A federal appeals court has thrown out the prison terms of former Providence mayor Vincent A. ''Buddy" Cianci and two other defendants in the city's corruption probe, citing a US Supreme Court ruling that invalidated the system of mandatory sentencing guidelines in federal criminal cases.
In a three-sentence ruling Tuesday, the US Court of Appeals for the First Circuit struck down the sentences of Cianci; his top aide, Frank E. Corrente; and Richard E. Autiello, a tow-truck operator and Cianci fund-raiser. The court sent the case back to US District Court Judge Ernest Torres for resentencing.
The appeals court took no position on the length of the new sentences, and it's unclear whether the decision will affect how much time Cianci spends in prison. No date has been set for resentencing.
The three men were convicted on racketeering and corruption-related charges in 2002. Cianci, who was found guilty on a single count of racketeering conspiracy, was sentenced to five years and four months in prison. He has already served two years and four months of his sentence and is expected to remain in federal prison in Fort Dix, N.J., while his new term is decided.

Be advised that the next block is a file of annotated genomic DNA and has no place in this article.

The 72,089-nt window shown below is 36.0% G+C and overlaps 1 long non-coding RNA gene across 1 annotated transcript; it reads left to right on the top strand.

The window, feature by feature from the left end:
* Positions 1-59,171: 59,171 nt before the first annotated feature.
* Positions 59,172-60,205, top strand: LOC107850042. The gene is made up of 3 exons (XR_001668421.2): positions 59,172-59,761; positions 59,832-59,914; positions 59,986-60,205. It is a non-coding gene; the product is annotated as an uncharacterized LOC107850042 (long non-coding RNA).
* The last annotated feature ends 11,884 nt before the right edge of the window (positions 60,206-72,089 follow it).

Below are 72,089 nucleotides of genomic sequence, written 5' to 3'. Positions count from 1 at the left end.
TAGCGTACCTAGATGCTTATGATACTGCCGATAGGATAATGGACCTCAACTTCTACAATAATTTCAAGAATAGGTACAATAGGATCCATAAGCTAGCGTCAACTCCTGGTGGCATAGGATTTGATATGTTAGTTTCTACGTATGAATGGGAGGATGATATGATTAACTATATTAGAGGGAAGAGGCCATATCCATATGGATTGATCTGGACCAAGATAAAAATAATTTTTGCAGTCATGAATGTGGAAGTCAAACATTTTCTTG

Cianci's attorney, John ''Terry" MacFadyen of Providence, said he was ''obviously pleased" with the court's ruling and that he would press for a shorter term.
In his appeal, MacFadyen had argued that, under the January Supreme Court ruling, Cianci's sentence should be thrown out because Torres ruled that he had held a ''position of leadership" in the corruption conspiracy and gave him mandatory additional prison time under the guidelines.
The US Supreme Court ruled that mandatory guidelines violated the right to a jury trial under the Constitution by allowing judges, at the time of sentencing, to consider facts that the jury had not heard or decided.
Hundreds of federal defendants have since filed motions to have their sentences reconsidered.
MacFadyen said he would renew his argument that Cianci was not a leader of the conspiracy. ''There is no evidence . . .that he was a leader of anything, other than the fact that he was mayor of the city," MacFadyen said.
Robert Corrente, US attorney for Rhode Island, said he would oppose any reduction in the sentences.